Indonesia has the world's largest Muslim population and has drawn praise for evolving into a vibrant, pluralistic democracy. But the rise of hard-line Muslim groups and recent cases of religious persecution have led some to question whether it lives up to that reputation.
In tough economic times, people almost never cut out comfort foods like chocolate. But sometimes, when you just can't get the foods you love, deprivation can lead to a new food invention, like Estonia's faux chocolate bar, the Kama bar.
As the NPR news blog The Two-Way reports, the online auction firm says the consigner of the controversial item has apparently had second thoughts and decided to donate it to the Ronald Reagan Presidential Foundation which runs the library and museum dedicated to the 40th president.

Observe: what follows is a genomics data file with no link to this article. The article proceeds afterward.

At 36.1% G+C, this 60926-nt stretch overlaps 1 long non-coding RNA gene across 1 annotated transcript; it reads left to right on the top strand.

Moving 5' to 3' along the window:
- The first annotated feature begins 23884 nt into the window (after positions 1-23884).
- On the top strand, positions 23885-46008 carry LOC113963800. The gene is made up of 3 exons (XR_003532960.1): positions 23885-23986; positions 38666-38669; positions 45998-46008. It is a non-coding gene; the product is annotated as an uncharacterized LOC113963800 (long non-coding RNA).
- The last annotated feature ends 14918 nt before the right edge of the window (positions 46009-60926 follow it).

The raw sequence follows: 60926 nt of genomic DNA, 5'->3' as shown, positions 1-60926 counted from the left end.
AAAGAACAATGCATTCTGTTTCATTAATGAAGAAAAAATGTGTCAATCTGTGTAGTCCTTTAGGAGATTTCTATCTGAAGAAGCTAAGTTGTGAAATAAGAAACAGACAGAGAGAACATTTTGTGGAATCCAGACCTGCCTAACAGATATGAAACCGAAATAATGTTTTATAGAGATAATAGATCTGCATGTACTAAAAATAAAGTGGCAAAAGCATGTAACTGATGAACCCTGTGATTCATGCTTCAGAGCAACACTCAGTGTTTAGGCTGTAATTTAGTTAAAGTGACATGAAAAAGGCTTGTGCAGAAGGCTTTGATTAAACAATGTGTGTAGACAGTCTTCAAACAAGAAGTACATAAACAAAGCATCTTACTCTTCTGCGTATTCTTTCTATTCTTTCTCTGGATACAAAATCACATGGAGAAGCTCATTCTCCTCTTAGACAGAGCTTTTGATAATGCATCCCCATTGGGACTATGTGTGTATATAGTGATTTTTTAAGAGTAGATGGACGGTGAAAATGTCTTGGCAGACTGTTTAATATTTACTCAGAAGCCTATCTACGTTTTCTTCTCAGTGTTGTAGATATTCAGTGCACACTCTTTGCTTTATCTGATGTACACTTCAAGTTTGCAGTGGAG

Egyptians went to the polls in the country's first-ever free presidential elections. Leaders at a European summit clashed on how to save the eurozone economy. Al-Qaida said a suicide bomb attack that killed 96 soldiers in Yemen was revenge for what it called a U.S.-backed war on its followers. Abderrahim Foukara of Al Jazeera, Courtney Kube of NBC News and Markus Ziener of Handelsblatt join Diane for analysis of the week's top international news stories.
The U.S. and its allies are pressing Iran to freeze its production of highly-enriched uranium, but are refusing to offer the kind of easing of economic sanctions that Iran is seeking as a concession. The talks began Wednesday in the Iraqi capital Baghdad.
The first free presidential election in Egypt is in its second day. Thirteen candidates are vying to replace Hosni Mubarak. If no candidate receives more than 50 percent of the overall vote, there will be a runoff next month between the top two vote getters.
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